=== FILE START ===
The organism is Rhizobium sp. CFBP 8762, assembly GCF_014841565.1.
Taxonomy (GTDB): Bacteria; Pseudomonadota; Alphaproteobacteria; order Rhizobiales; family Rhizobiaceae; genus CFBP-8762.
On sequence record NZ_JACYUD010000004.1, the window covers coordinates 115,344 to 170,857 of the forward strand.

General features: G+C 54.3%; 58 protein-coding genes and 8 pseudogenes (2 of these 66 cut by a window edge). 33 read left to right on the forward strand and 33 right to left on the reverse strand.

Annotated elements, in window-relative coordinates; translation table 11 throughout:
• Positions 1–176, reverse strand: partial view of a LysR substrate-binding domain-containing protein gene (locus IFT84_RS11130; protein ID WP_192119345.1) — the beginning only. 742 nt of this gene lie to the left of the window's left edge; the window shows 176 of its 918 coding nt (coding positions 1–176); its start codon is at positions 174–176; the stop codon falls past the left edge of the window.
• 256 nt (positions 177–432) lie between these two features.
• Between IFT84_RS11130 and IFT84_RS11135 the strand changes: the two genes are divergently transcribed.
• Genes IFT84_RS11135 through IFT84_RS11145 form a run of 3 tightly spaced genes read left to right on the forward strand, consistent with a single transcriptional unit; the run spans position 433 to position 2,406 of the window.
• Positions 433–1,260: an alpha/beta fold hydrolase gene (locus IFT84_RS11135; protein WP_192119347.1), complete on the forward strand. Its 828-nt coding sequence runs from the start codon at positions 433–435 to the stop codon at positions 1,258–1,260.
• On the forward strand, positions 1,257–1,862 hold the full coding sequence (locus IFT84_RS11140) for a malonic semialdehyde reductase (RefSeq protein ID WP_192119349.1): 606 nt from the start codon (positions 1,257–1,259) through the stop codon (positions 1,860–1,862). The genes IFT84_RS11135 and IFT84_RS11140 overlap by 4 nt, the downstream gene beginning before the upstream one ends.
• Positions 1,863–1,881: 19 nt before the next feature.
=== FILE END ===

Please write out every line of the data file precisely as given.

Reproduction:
The organism is Rhizobium sp. CFBP 8762, assembly GCF_014841565.1.
Taxonomy (GTDB): Bacteria; Pseudomonadota; Alphaproteobacteria; order Rhizobiales; family Rhizobiaceae; genus CFBP-8762.
On sequence record NZ_JACYUD010000004.1, the window covers coordinates 115,344 to 170,857 of the forward strand.

General features: G+C 54.3%; 58 protein-coding genes and 8 pseudogenes (2 of these 66 cut by a window edge). 33 read left to right on the forward strand and 33 right to left on the reverse strand.

Annotated elements, in window-relative coordinates; translation table 11 throughout:
• Positions 1–176, reverse strand: partial view of a LysR substrate-binding domain-containing protein gene (locus IFT84_RS11130; protein ID WP_192119345.1) — the beginning only. 742 nt of this gene lie to the left of the window's left edge; the window shows 176 of its 918 coding nt (coding positions 1–176); its start codon is at positions 174–176; the stop codon falls past the left edge of the window.
• 256 nt (positions 177–432) lie between these two features.
• Between IFT84_RS11130 and IFT84_RS11135 the strand changes: the two genes are divergently transcribed.
• Genes IFT84_RS11135 through IFT84_RS11145 form a run of 3 tightly spaced genes read left to right on the forward strand, consistent with a single transcriptional unit; the run spans position 433 to position 2,406 of the window.
• Positions 433–1,260: an alpha/beta fold hydrolase gene (locus IFT84_RS11135; protein WP_192119347.1), complete on the forward strand. Its 828-nt coding sequence runs from the start codon at positions 433–435 to the stop codon at positions 1,258–1,260.
• On the forward strand, positions 1,257–1,862 hold the full coding sequence (locus IFT84_RS11140) for a malonic semialdehyde reductase (RefSeq protein ID WP_192119349.1): 606 nt from the start codon (positions 1,257–1,259) through the stop codon (positions 1,860–1,862). The genes IFT84_RS11135 and IFT84_RS11140 overlap by 4 nt, the downstream gene beginning before the upstream one ends.
• Positions 1,863–1,881: 19 nt before the next feature.